The first is the ratio of the total outstanding stock of national debt to total GDP. And the second is the ratio of the current year budget surplus or deficit (current year revenues from taxes minus current year government expenditure) as a percentage of GDP. On both of these metrics most governments are currently declining in credit quality.

If, as in the UK, the budget deficit is running at two percent of GDP, we can expect, all things being equal, that the debt-to-GDP ratio will also rise by two percent this year (less the amount by which the economy grows). The waters are muddied somewhat by the fact that the government is constantly redeeming expiring debt and refinancing it with new debt issues – just as mature corporations carry permanent finance.

And the fact is that government debt, when issued in its own currency, is effectively risk-free. If governments run short of money they can raise taxes (though that may damage the economy). Furthermore, governments – and governments alone – can print money in order to repay their creditors. (Of course such action risks inflation, which, in turn, may cause the currency to weaken.)

Government defaults on foreign currency debt are historically common. It does sometimes happen that governments default on domestic debt – like Russia in 1998 – but that is rare. Since the beginning of the industrial revolution major sovereign defaults have been disarmingly regular. In a fascinating study entitled This Time is Different, Harvard economists Carmen M Reinhart and Kenneth S Rogoff record an extraordinary litany of sovereign defaults. Before WWI, Spain, Portugal, Turkey and many Latin-American countries defaulted numerous times. Russia defaulted in 1917, 1992, and then again in 1998.  And yet, until Mr Putin annexed Crimea in 2014, Western banks were queuing up to lend to him.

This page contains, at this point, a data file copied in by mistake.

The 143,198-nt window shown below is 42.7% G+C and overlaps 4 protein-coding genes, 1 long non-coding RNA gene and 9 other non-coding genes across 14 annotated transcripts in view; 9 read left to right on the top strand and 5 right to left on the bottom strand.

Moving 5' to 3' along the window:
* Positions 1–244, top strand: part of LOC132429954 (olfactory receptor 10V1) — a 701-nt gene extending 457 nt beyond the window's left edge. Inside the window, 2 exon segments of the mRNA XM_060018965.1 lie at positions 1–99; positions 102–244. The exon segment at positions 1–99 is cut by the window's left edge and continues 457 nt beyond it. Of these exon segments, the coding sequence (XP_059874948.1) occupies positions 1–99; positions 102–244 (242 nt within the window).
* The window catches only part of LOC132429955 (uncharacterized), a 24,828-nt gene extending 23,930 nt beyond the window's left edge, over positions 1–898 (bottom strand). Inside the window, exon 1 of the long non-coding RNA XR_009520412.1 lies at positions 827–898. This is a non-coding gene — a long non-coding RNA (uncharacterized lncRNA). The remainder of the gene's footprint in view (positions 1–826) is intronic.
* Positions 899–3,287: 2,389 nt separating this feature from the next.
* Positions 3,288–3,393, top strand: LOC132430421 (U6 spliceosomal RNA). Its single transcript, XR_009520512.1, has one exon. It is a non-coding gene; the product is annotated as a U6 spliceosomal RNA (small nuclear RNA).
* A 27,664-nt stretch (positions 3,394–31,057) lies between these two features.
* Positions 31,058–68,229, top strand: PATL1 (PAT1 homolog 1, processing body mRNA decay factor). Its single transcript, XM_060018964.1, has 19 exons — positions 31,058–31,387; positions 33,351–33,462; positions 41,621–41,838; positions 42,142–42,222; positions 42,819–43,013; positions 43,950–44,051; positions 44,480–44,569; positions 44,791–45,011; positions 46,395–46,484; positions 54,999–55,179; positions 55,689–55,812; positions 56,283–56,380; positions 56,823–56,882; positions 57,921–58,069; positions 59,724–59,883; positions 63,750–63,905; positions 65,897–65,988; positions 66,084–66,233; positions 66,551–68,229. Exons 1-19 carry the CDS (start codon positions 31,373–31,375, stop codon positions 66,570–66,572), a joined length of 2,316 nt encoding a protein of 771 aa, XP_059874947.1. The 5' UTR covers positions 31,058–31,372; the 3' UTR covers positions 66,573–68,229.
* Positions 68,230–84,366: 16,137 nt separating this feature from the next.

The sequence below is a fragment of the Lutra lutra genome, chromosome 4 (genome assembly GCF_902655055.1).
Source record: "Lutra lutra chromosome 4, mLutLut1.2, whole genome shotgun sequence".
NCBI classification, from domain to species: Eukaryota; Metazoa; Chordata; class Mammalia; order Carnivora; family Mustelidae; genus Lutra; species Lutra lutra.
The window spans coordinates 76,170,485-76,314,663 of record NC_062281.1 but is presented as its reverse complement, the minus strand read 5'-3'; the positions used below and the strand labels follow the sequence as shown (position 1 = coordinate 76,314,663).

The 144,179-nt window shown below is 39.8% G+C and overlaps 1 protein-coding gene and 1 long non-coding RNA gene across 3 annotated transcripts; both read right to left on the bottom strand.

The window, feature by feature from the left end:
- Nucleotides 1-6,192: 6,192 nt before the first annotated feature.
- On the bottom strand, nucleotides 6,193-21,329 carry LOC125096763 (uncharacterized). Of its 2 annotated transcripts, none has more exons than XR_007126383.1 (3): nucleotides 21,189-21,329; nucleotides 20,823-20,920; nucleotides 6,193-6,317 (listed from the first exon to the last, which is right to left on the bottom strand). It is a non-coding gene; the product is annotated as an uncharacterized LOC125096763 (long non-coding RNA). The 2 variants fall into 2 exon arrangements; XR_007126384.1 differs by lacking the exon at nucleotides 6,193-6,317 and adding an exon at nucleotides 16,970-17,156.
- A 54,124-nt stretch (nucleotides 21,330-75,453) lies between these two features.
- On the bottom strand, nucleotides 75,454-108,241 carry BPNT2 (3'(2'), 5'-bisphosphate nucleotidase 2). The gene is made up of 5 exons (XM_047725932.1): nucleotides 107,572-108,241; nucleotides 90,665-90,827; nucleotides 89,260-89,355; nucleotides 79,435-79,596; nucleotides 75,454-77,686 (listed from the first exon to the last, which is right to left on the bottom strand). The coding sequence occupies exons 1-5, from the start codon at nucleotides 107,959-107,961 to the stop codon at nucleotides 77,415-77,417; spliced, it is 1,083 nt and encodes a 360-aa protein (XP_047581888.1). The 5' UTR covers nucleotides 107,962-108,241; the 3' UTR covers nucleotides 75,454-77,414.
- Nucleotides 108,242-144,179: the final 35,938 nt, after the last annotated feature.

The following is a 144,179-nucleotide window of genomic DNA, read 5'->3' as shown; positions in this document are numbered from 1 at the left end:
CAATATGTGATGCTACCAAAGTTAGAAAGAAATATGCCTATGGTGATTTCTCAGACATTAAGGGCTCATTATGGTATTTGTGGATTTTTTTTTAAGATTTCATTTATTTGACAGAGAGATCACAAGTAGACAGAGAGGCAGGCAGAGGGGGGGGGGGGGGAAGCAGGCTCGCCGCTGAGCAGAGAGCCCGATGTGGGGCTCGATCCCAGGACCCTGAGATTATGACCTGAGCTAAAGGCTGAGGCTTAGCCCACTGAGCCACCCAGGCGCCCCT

The USA has never defaulted since the Founding Fathers convened. But the State of Pennsylvania has defaulted, as well as numerous counties, most famously Orange County, California in the 1990s. Argentina, a serial defaulter, went bust in 2002 after ten years of the One-to-One-Peso-Dollar Parity policy (another ill-conceived currency union). The default affected US$100 billion of debt. There are still hedge funds pressing lawsuits against Argentina on behalf of aggrieved bondholders.

And there is no universal rule as to what level of national debt triggers default as there are too many variables. Most defaults, according to Reinhart and Rogoff, occur with a debt to GDP ratio of below 60 percent. (Greece’s is currently nearer 200 percent.) Sovereign default can occur even if a country has relatively low levels of debt but has a liquidity crisis and runs out of cash.